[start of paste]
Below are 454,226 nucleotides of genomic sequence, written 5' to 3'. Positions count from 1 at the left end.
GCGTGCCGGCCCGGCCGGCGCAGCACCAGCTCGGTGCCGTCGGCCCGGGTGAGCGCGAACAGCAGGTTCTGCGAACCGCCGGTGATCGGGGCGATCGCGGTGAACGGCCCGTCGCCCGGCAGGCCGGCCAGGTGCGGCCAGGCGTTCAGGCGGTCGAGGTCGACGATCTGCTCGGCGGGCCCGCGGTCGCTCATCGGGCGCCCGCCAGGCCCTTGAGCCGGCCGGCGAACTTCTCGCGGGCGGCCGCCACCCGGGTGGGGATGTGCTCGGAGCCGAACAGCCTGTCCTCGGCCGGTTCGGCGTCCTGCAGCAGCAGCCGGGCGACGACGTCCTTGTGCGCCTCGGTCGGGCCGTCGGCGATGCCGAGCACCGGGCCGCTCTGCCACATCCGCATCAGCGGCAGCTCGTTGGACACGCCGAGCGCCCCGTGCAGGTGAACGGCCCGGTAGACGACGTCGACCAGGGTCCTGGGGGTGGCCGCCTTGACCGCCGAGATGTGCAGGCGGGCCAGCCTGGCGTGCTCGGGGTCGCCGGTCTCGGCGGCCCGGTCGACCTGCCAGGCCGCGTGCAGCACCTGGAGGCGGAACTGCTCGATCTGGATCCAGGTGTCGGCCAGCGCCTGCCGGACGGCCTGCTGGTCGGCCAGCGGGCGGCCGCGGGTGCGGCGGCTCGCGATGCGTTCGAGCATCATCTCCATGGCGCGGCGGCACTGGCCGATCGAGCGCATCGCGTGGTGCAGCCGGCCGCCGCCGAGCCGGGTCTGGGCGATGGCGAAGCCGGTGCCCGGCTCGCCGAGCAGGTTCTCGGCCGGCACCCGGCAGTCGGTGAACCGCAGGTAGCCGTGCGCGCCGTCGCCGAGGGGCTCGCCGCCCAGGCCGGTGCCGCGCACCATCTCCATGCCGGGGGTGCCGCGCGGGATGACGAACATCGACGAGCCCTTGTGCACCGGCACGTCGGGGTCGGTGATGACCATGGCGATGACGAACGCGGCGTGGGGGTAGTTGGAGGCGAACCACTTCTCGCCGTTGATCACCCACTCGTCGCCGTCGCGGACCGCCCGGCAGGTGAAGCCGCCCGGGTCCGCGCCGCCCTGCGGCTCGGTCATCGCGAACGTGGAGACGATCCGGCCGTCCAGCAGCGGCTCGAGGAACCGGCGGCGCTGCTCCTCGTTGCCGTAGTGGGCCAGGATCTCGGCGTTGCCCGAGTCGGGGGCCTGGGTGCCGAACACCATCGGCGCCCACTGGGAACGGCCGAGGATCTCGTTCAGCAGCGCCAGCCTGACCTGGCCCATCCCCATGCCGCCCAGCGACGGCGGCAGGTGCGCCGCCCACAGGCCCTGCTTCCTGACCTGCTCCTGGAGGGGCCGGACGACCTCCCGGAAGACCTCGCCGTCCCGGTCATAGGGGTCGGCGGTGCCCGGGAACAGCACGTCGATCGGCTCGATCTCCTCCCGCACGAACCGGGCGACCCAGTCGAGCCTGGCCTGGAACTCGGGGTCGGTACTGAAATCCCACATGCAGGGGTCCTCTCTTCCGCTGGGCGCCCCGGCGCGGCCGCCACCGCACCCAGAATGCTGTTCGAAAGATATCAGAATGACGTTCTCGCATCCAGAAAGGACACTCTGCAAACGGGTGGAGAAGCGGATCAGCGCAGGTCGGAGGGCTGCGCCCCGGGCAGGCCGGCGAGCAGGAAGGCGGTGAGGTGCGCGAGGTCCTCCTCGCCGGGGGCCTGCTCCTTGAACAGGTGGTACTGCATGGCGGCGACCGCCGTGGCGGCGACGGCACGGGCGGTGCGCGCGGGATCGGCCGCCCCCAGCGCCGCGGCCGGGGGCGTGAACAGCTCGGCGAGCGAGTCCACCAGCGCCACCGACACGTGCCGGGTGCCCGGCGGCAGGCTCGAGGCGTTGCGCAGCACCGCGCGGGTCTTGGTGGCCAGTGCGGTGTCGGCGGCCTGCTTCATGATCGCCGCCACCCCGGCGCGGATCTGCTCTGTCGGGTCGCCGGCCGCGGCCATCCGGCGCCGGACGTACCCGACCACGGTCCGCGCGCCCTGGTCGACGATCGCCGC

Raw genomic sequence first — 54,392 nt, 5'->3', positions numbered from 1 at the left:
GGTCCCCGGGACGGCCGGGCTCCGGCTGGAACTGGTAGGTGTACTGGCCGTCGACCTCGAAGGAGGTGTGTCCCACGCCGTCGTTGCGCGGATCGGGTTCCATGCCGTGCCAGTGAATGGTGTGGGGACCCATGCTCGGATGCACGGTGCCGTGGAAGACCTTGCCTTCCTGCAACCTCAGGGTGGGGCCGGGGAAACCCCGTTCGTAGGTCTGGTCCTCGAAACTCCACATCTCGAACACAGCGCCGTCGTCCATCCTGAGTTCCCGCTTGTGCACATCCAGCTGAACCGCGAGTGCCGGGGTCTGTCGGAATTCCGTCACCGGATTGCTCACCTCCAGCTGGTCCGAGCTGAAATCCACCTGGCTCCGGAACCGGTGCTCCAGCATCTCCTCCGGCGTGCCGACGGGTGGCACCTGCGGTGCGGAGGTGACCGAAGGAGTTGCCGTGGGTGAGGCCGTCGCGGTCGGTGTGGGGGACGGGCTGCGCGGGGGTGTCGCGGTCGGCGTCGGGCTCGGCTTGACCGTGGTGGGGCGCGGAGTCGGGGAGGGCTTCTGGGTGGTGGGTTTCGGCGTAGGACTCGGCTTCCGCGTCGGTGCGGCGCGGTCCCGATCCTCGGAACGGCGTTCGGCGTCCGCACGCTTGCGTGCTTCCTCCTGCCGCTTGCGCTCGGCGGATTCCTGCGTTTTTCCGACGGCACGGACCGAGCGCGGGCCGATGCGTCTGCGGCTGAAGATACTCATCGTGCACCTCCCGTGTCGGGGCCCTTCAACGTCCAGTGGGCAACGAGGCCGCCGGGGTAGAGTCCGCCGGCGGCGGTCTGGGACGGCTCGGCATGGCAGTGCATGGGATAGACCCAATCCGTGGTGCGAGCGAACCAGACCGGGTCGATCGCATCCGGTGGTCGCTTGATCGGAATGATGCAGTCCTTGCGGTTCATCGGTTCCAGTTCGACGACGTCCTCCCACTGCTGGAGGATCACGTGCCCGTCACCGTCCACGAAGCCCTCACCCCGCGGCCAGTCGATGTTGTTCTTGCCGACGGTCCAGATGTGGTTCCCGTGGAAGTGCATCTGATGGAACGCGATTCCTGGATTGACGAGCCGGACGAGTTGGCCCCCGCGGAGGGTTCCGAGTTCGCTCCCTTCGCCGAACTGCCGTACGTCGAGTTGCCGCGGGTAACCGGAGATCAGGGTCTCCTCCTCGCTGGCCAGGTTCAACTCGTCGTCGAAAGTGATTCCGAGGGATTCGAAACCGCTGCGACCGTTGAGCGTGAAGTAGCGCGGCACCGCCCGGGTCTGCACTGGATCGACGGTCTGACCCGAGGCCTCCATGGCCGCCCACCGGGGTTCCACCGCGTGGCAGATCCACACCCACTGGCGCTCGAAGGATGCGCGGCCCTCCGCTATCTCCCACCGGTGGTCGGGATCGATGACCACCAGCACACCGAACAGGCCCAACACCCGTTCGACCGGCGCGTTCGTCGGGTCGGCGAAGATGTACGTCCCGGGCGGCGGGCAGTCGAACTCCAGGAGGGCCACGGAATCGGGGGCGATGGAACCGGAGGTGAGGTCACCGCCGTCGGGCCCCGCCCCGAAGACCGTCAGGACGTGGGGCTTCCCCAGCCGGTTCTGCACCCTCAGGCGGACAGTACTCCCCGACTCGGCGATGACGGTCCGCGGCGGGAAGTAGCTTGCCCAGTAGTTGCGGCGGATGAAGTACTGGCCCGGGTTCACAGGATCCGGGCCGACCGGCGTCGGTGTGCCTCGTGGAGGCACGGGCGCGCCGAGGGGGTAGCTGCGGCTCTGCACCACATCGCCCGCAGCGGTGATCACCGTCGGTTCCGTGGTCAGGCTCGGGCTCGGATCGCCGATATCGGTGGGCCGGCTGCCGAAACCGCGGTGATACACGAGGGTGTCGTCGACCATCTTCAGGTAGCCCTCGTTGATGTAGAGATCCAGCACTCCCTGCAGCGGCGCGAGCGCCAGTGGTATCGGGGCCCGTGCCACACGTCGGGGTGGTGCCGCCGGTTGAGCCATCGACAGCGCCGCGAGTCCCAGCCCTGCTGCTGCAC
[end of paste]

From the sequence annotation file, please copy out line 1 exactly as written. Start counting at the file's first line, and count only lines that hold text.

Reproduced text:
Below are 454,226 nucleotides of genomic sequence, written 5' to 3'. Positions count from 1 at the left end.